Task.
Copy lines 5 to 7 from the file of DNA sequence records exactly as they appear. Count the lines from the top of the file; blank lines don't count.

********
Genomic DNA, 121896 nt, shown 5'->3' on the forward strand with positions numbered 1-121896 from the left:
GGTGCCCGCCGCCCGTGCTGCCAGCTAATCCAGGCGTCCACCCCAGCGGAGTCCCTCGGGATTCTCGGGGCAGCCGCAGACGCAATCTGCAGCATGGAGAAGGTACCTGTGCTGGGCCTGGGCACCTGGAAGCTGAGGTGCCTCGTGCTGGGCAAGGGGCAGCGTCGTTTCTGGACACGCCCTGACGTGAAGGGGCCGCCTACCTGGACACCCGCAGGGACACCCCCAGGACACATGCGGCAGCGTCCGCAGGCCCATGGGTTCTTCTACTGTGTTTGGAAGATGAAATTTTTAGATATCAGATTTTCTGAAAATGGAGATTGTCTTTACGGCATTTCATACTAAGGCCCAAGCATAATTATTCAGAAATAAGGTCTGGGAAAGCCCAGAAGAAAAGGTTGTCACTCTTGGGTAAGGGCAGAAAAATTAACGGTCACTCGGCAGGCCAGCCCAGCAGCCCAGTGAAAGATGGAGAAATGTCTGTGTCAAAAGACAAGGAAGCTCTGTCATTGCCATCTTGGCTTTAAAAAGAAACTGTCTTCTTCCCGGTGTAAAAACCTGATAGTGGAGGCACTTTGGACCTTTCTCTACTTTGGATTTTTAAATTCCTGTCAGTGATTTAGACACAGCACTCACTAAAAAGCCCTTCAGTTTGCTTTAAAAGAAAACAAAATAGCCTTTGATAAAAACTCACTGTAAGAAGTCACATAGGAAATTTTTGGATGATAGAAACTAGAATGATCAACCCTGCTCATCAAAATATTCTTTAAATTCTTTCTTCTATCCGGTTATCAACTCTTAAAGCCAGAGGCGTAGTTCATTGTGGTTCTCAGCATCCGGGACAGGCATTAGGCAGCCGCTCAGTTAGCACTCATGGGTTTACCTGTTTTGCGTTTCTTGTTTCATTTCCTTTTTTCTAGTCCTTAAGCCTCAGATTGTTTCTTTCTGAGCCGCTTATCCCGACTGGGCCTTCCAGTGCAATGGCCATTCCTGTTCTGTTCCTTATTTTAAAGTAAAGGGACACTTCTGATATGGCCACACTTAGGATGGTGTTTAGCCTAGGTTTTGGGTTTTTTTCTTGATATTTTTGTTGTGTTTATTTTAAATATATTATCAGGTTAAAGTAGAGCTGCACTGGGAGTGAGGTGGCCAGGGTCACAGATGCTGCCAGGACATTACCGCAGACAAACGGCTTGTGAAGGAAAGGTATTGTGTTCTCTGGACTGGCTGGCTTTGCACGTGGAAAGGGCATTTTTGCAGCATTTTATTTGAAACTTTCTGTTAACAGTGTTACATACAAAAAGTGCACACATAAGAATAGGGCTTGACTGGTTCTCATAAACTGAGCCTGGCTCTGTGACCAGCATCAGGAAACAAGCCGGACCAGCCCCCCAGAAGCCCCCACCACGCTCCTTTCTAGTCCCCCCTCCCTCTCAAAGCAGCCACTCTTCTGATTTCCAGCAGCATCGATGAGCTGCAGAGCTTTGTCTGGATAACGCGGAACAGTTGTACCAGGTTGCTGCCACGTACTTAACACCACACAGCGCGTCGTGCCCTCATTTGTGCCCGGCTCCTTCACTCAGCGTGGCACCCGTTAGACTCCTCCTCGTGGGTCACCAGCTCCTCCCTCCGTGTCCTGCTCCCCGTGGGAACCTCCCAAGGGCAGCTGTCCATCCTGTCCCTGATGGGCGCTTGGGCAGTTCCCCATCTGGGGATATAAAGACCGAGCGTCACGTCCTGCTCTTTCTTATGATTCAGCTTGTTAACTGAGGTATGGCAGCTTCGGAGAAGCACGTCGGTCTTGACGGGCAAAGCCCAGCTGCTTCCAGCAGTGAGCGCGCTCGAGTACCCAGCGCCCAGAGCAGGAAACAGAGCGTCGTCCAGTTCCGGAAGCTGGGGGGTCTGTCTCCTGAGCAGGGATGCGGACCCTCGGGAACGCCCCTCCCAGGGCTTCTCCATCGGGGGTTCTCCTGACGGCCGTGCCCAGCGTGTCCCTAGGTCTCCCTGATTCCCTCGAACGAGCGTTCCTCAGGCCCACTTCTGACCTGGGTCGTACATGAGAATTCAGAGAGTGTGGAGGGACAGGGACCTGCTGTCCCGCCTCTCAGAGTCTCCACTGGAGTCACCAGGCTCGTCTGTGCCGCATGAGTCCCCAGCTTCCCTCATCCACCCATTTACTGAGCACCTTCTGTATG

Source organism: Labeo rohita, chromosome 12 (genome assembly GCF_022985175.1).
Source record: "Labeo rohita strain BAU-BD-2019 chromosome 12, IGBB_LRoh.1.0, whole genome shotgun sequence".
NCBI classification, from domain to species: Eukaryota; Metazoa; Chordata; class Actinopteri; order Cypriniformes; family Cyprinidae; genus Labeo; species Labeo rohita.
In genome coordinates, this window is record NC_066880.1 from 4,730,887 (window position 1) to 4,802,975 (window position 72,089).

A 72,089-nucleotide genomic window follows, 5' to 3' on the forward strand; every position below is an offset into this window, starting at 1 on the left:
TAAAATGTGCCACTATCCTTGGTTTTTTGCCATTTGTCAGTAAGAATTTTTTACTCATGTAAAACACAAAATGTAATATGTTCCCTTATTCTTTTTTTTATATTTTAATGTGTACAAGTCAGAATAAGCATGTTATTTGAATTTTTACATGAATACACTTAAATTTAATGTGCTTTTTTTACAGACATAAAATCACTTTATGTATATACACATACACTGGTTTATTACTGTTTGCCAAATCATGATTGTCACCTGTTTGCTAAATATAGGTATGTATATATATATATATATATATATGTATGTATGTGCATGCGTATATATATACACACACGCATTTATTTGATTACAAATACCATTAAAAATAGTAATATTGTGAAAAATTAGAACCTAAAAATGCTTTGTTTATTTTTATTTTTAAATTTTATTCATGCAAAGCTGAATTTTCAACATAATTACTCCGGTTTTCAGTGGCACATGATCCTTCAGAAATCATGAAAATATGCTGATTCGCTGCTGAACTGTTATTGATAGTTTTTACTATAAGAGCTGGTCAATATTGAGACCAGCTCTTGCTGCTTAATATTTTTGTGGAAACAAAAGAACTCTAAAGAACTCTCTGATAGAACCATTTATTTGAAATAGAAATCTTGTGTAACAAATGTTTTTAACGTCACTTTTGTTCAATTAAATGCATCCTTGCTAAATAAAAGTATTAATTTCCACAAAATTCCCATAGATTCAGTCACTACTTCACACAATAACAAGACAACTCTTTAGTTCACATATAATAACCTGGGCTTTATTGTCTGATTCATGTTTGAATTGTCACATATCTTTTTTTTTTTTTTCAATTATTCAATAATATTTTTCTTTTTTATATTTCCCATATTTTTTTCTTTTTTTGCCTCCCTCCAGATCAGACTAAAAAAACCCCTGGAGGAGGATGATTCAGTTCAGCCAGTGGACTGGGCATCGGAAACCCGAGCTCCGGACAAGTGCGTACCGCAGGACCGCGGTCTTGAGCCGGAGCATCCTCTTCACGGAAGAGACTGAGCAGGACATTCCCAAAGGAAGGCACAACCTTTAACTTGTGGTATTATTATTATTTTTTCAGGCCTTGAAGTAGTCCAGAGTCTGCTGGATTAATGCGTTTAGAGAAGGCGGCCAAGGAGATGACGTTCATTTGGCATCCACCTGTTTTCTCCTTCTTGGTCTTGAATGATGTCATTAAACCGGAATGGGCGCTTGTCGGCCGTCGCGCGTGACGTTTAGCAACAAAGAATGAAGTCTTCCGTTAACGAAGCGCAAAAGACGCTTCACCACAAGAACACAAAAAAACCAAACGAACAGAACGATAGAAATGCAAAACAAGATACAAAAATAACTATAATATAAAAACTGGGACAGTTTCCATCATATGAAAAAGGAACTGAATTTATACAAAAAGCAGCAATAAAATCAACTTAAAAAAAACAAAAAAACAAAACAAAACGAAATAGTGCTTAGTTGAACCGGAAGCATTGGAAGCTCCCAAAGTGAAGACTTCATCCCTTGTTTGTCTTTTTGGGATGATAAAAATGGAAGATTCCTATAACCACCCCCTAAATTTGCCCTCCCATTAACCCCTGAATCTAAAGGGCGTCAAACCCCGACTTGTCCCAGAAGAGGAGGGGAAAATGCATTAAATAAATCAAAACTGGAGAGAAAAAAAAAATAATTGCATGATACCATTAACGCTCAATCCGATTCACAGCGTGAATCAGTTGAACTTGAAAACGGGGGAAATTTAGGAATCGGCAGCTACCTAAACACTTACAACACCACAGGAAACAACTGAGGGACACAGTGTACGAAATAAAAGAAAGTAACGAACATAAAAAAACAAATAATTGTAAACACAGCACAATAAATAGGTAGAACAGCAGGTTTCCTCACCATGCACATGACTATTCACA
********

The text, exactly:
NCBI classification, from domain to species: Eukaryota; Metazoa; Chordata; class Actinopteri; order Cypriniformes; family Cyprinidae; genus Labeo; species Labeo rohita.
In genome coordinates, this window is record NC_066880.1 from 4,730,887 (window position 1) to 4,802,975 (window position 72,089).

A 72,089-nucleotide genomic window follows, 5' to 3' on the forward strand; every position below is an offset into this window, starting at 1 on the left: